In 1921, Wallace E. Pratt, Humble Oil & Refining Company's first geologist, and two associates bought land that included part of McKittrick Canyon within the Guadalupe Mountains of West Texas. At the height of the depression, his partners decided to sell their interest and Mr. Pratt bought them out. He assumed complete ownership in 1930.
In 1930 Wallace Pratt built a stone cabin in McKittrick Canyon at the confluence of north and south McKittrick Creek. Pratt used this vacation lodge as a family get-a-way retreat from the hot humid summers of Houston, Texas, his permanent home at the time. When Wallace Pratt retired in 1945, he and his wife moved to McKittrick Canyon and used the cabin as their home for a brief time, but eventually, severe flooding of the creek convinced Mr. Pratt to build another home on higher ground outside the canyon.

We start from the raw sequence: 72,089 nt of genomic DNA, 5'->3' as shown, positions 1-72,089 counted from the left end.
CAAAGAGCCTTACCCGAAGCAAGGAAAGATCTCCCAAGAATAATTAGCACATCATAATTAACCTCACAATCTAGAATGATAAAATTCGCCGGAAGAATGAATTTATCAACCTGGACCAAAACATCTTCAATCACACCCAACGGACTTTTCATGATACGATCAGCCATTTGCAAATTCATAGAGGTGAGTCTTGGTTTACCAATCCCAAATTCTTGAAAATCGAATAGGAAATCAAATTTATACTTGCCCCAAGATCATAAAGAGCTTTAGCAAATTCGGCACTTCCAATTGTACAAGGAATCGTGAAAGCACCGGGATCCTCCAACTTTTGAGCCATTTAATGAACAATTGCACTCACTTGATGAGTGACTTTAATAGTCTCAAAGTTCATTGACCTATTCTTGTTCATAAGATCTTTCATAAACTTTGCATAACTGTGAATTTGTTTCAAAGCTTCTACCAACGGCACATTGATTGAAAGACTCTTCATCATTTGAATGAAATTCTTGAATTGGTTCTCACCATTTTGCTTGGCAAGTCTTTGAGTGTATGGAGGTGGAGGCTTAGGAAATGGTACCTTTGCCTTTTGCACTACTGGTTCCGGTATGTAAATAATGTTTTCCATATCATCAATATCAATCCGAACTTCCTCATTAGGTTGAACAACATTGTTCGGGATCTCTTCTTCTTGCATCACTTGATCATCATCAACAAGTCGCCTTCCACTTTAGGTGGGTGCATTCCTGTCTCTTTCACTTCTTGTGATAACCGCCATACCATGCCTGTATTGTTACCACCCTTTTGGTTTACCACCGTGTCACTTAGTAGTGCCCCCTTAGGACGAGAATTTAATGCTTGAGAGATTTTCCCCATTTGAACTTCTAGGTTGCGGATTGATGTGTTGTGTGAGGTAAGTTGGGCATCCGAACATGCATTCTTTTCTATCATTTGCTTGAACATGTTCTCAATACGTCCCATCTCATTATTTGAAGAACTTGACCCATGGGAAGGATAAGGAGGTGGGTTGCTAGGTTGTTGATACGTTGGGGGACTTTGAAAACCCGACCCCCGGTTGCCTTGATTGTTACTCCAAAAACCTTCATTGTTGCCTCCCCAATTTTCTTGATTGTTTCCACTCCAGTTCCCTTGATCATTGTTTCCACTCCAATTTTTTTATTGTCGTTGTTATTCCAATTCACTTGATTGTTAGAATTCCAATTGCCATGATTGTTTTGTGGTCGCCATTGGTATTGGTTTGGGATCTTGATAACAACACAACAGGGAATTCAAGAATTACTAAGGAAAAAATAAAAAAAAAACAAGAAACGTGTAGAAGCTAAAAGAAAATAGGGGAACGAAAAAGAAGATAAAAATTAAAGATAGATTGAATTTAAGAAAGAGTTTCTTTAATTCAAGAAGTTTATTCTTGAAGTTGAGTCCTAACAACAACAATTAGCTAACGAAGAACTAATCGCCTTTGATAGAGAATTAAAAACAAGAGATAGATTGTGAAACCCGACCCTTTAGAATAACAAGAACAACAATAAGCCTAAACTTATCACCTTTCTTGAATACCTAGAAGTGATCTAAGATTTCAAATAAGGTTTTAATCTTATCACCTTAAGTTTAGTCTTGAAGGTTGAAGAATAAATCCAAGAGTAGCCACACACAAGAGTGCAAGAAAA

The building's ground floor plan is a narrow rectangle, only 16wide x 110 feet long, and consists of a single story with a flat deck roof. On both sides, the deck extends out to cover a paved, semi-enclosed gallery. This gallery is eight feet wide, and runs the full length of the structure. The long axis is oriented south-southwest into the prevailing wind.
The building was completed in 1945 and Mr. Pratt lived there until ill health required him to move to Tucson, Arizona in 1963. He died at his home in Tucson on December 25, 1981 at 96 years of age.
Did You Know?
Butterflyweed (Asclepias tuberosa), was a significant medicinal source for physicians in the late 19th century who used it extensively as an expectorant and to treat smallpox. It bright-orange blossoms produce an irresistible nectar for butterflies, and thus its common name.